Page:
The Transportation Security Administration's (TSA) newest protocol might make you less bookish. As part of revamped security measures the agency announced it was testing in some airports -- requiring electronics larger than cell phones to be placed in separate screening bins -- it looks like TSA also explored examining another, far less conspicuous type of personal carry-on item: your books.
The controversial practice reportedly required passengers to place their reading material -- as well any food on their person -- into security bins while passing through airport security. The idea, per TSA officials, was to declutter bags that might be too difficult for scanning machines to appropriately examine. Books, the agency said, can obscure the view inside of luggage and also conceal any illegal contraband, posing a problem for officers.
The measure might seem culled from the pages of a George Orwell novel, but the agency claims it isn't concerned with what you're reading. Privacy advocates beg to differ, though, as Jay Stanley, a senior policy analyst for the American Civil Liberties Union argued on Friday that the practice could indeed be problematic: "A person who is reading a book entitled 'Overcoming Sexual Abuse' or 'Overcoming Sexual Dysfunction' is not likely to want to plop that volume down on the conveyor belt for all to see. Even someone reading a bestseller like '50 Shades of Grey' or a mild self-help book with a title such as 'What Should I Do With My Life?' might be shy about exposing his or her reading habits."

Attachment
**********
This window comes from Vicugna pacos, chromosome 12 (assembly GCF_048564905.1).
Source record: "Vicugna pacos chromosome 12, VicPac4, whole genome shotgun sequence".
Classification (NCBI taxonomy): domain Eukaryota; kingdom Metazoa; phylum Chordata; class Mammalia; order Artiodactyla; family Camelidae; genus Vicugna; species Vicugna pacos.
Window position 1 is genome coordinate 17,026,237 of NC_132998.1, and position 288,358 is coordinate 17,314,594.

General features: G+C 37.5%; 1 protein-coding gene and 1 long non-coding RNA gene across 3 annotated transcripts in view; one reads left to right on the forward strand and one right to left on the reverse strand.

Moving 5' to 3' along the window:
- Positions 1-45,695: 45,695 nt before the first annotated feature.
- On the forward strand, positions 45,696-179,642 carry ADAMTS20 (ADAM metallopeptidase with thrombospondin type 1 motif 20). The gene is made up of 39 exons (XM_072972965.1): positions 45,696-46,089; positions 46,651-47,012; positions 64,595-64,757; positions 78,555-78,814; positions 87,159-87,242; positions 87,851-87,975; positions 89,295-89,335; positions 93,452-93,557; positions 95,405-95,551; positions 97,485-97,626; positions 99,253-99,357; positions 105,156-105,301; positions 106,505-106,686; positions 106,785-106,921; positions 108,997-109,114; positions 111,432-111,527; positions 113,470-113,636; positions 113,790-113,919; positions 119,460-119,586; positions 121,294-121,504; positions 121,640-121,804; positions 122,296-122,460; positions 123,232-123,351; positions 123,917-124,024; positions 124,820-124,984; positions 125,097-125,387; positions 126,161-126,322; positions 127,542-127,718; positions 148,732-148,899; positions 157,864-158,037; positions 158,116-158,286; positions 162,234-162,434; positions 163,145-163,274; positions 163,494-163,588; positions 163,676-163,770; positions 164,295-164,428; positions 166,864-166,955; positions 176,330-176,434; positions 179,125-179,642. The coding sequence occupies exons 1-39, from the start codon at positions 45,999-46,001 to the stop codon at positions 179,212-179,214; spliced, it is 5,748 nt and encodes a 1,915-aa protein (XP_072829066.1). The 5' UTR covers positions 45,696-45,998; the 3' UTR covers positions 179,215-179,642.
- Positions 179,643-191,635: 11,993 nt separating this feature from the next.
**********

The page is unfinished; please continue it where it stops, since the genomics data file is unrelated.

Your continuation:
The practice was regionally tested at airports in Detroit, Boston, and Phoenix, Newsweek reports, but TSA's Acting Director of Media Relations Lisa Farbstein said the book-screening procedure is no longer taking place at US airports.
"In the past, TSA tested recommending that books be separated for screening to provide a clearer view on X-ray at two airports; however, we are no longer testing these procedures and passengers are not required to remove books for security screening," she said in a statement to The Hill. "At times, paper products do set-off alarms and procedures call for additional screening while maintaining passenger privacy.”
TSA's purported interest in your books comes at a time of increased cautiousness and technological upheaval in the field of airport security. Passengers journeying to the United States from eight countries in the Middle East and Africa are currently forbidden from bringing large electronics as carry-on items, as part of a Department of Homeland Security measure instituted in March. TSA is also flirting with the idea of using fingerprint scanning technology to replace boarding passes, which could eventually upend the process of boarding an airplane as we know it.